BOOM! THE INSTALL SCREEN! YES YES YES! OK, let’s install this. We start the installer, it starts installing. YAY! OK, this is working. I must have messed something up on my end with the installer. 13 Min remaining….11, 10, 9…black screen. What? Then the BIOS popped up again. DAMN, restarted. install failed. What? OK, so we try again, but we need for format the drive first, as it has a partial install on it. So we go to the Disk Utility and go to wipe the drive…erase failed…couldn’t dismount the drive. Try again, same message. Try to just partition the drive…failed, couldn’t unmount. So we google the issue. One solution was to use TERMINAL to do the wipe. We try…fail. Damn. Well, I had to format it with my computer. So I do that, put it back into the Hack. Try the install again. 13, 12, 11…REBOOT.


Stefan starts googling and reading about similar events.  Finds some post on an Apple forum about this. One suggestion is that the SATA cable might be bad. STUPID solution, but what the hell. So we swap out the cable. Boot the installer, go to wipe the drive…IT WORKED! BAD CABLE! YES, that was the issue! We run the installer again. 13, 12, 11…reboot.

DAMMIT. OK, what is this? Disabled the NVIDIA card, the RAM I ordered bad? I take it out, put back in the RAM Patrick bought. Reboot, reformat the drive, start the install. 13, 12, 11…reboot.  Crap. OK, let’s unplug the Nvidia card and plug the monitor directly into the motherboard DVI. 13, 12, 11…reboot. CRAP!  Ok…it was 1AM, and I started a job the next day and needed to get up early. And Stefan needed a break too.  This perplexed us both…these are solid installs.


Monday. After work I get home to a package. RAM.  Yup, MORE RAM arrived. This was actually the RAM I ordered when I realized that I didn’t order RAM. Only I DID order RAM, it just invoiced separately (this happens on Amazon, apparently…happened with the CASE too). So now I had two orders of RAM. OK…guess I need to RMA this. But…let me try it in the computer first.  After dinner Patrick came over with an installer that he made custom for this build, using yet another method. Same base installer as before, but more modifications. Install the new RAM… fiddle with the BIOS, boot the installer…fiddle with boot options…then go to install. Get to the installer, reformat the drive, run the installer. 13, 12, 11, 10, 9….8.  I LEAN IN AGAIN!  This one is going to work it’s going to…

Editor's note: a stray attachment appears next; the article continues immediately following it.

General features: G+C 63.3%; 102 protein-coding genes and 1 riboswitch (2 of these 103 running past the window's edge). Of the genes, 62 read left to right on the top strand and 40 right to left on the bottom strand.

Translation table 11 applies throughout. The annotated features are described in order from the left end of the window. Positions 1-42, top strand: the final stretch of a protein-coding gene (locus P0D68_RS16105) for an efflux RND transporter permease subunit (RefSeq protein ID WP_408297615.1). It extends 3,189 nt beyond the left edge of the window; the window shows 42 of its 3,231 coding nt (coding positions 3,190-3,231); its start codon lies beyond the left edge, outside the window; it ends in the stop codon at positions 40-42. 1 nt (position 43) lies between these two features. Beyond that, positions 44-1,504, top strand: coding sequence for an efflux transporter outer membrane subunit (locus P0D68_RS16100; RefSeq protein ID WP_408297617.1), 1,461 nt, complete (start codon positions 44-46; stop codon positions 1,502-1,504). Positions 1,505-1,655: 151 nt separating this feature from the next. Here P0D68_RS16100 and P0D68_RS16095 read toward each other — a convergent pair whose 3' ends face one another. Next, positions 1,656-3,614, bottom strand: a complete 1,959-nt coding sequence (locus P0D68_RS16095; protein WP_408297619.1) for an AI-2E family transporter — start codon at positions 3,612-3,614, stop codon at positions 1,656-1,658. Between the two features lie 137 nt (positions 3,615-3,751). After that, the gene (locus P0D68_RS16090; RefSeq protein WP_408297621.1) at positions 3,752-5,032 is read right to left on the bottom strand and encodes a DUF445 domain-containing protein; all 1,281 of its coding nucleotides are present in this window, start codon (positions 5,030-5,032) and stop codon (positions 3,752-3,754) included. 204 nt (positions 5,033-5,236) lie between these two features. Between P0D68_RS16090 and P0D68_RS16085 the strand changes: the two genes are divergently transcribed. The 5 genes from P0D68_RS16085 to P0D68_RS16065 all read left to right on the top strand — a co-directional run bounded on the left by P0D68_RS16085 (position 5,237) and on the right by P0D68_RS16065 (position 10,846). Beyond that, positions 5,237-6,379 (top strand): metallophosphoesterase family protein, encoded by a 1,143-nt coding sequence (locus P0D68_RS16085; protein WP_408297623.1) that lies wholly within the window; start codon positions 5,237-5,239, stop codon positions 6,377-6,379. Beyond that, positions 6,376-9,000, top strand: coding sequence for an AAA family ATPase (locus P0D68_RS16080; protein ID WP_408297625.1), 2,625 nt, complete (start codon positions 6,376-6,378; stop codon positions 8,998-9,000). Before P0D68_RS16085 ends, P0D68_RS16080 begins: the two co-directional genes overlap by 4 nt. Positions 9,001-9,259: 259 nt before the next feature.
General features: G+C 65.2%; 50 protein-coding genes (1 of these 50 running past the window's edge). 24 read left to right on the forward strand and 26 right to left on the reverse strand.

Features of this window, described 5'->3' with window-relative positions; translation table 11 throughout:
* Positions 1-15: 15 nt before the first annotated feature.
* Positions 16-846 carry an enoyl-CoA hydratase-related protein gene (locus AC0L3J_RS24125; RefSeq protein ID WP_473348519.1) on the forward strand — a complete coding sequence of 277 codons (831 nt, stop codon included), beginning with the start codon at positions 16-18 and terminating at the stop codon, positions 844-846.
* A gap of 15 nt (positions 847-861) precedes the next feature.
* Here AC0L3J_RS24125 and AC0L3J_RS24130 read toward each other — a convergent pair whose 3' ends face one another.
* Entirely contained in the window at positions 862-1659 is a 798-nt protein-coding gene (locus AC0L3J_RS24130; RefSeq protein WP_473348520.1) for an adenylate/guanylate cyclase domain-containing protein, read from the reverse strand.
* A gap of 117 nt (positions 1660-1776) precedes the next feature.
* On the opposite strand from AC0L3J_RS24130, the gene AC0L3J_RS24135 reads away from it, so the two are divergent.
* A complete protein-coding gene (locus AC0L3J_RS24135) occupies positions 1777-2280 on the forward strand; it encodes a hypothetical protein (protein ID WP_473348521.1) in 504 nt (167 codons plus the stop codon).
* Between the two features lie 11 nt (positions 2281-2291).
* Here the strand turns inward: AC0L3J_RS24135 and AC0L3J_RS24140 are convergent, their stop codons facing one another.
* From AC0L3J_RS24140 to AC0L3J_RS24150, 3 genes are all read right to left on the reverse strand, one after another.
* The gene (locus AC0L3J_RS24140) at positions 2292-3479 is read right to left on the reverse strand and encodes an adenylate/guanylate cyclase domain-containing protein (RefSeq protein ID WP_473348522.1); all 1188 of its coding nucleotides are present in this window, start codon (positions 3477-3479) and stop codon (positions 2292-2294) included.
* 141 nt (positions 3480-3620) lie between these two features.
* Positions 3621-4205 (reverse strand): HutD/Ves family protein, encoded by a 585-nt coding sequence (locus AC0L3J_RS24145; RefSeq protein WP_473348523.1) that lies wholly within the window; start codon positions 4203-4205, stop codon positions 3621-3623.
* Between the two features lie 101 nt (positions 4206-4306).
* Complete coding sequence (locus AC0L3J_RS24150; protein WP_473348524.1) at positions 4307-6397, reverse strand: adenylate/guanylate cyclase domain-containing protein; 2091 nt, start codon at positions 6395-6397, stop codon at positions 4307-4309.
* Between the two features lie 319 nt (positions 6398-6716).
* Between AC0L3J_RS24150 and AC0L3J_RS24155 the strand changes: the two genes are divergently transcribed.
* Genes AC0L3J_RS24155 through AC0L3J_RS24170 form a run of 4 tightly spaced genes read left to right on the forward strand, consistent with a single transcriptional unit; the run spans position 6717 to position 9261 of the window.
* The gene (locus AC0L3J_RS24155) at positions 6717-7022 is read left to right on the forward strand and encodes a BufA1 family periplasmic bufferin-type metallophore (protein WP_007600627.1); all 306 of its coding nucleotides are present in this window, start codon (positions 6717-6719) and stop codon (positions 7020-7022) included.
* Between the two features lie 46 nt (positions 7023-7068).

DAMMIT! We both curse and hit the desk at the same time. We thought for sure this would do it. But alas.  So more fiddling, more install attempts. No go. This just wasn’t working. And it was getting late again, the kids school started tomorrow, and I needed to be up at 5:30, so Patrick offered to take my machine. I take the RAM out and set about RMAing it. He takes my machine and I bid him farewell.


Patrick texts me in the evening.  “Dude. Bad news.” Uh oh.  “I literally disconnected one computer, put yours in its place and hooked up keyboard and monitor, pressed power, the light flickered and nothing, then I smelt burnt electronics.” CRUD! The computer is fried! NUTS! “I suspect power supply, but I have to open the case and test.”  Actually it was his son that first discovered the smell. “Dad, why does it smell like that?”  And he quickly unplugged the machine.  I had a question for him. “Don’t happen to be missing your glasses are you?” “Um. Yes…”  “Well, I have some bad news too…”

I found them in the street near where he parked his car. BUT, they were cheap reading glasses so it wasn’t horrible news. It wasn’t a fried computer.

Patrick bought a power supply tester and tested my power supply. It tested good. OK, so it wasn’t the supply that sizzled. That meant that it was something else…the motherboard. Great. BUT…do you recall early on that I said that he bought an identical board? That evening he was nice enough to take apart the computer, unplug all the power and computer connections, take the board out, take out the processor, clean it off, and reinstall it and the heat sink and all the connections to his motherboard.